The 25 Worst High-Tech Habits (and How to Fix Them)
Monday, November 1, 2010; 12:19 AM
Good citizens of technological America, this story is not for you.
Today we honor the louts, the Luddites, and the lazy. Everyone has a little techie vice--raise your hand if you have ever used ?password? as a password--but with this outing we're digging a little deeper, calling out the really bad habits that can cause permanent damage to your high-tech psyche.
Without further ado, it?s time to get our hands dirty. We present to you our 25 worst high-tech habits.
1. Avoiding Security Software
So you thought you could get by without antimalware utilities, just by being mindful of what Web links you click and what e-mail you open. How's that working out for ya? Use something--anything--to protect your PC from the bad guys, who are happy to have you as a target. You can even start with free antivirus software.
2. Failing to Back Up Your Computer
The funny thing about people who admit that they don't back up is that they always preface it by saying, "I know it's bad, but..." Listen: All hard drives crash eventually. All of them. Yours will, too. For help, see our simple guide to getting started with backup.
3. Neglecting Offsite Backup
A thief breaks into your apartment and steals your laptop. No problem: You just backed it up last night. Oh, wait, he stole your backup drive too, because it was sitting right next to the laptop. Store your data in multiple locations, with automatic backups scheduled for hard drives kept away from your PC--and make a backup plan to prepare for worst-case scenarios.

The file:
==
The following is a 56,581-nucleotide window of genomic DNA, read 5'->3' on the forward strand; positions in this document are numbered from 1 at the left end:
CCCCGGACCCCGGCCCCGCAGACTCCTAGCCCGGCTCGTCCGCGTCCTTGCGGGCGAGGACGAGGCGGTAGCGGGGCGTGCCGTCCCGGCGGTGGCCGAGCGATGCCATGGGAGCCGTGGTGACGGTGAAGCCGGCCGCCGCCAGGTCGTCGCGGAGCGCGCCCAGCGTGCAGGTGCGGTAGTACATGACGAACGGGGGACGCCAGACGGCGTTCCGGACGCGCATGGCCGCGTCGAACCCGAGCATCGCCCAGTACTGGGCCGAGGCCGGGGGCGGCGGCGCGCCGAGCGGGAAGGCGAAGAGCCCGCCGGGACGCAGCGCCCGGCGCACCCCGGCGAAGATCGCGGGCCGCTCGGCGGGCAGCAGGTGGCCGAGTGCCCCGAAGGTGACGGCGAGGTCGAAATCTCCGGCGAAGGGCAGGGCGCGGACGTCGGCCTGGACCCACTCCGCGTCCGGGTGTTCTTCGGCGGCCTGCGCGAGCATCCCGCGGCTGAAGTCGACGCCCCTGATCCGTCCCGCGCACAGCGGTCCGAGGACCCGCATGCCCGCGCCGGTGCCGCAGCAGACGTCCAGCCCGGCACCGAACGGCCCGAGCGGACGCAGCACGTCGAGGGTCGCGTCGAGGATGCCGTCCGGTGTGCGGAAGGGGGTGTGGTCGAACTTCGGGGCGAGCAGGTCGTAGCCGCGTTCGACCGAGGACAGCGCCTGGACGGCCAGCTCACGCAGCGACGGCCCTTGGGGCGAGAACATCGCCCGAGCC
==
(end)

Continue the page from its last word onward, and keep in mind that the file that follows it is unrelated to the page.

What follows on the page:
Tempting as the offer may be, put spammers out of business by ignoring their e-mail.
4. Replying to Spam
Why do spammers do their dirty work? Because enough people respond to it to make sending junk worth their while. Yes, clicking the "remove me" link counts as a response--though on rare occasions, if a message is clearly from a legitimate brand-name company, using that link is worth a try. If you're not part of the solution, you're part of the problem. In addition to following this commonsense advice, you can take an extra step to harness the spam-fighting powers of your e-mail service.
5. Traveling With an Operating Computer
Taking your computer from the kitchen to the living room while it's running? No problem. Taking your running PC from the office, on the subway, for a mile-long walk, and up the stairs to your house? Terrible idea. Spinning hard drives can crash, and computers can easily overheat in cramped quarters. Shut the PC down. (Extra demerits if your hot, whirring laptop is sweating it out in a closed briefcase for the entire ride.) Windows offers custom settings for the power button and lets you tell a laptop to power off when you shut the lid.
6. Using a Laptop on a Bed
Use your laptop in bed all you want--it's when you leave the machine running on your goose-down comforter that the problems begin. Fluffy cushions and the like can block ventilation ports, overheating (and ruining) your PC. Use a lap desk or a coffee-table book to keep some airflow between the two. Plus, you can hurt your body if you're typing in an unnatural position, so pay attention to ergonomics.
7. Printing Everything
You already have a digital record--why do you need to print it out? Even forms that require signatures often can accept a "digital" signature that you create in Microsoft Paint. Save completed files as PDFs for even easier transportation and archiving.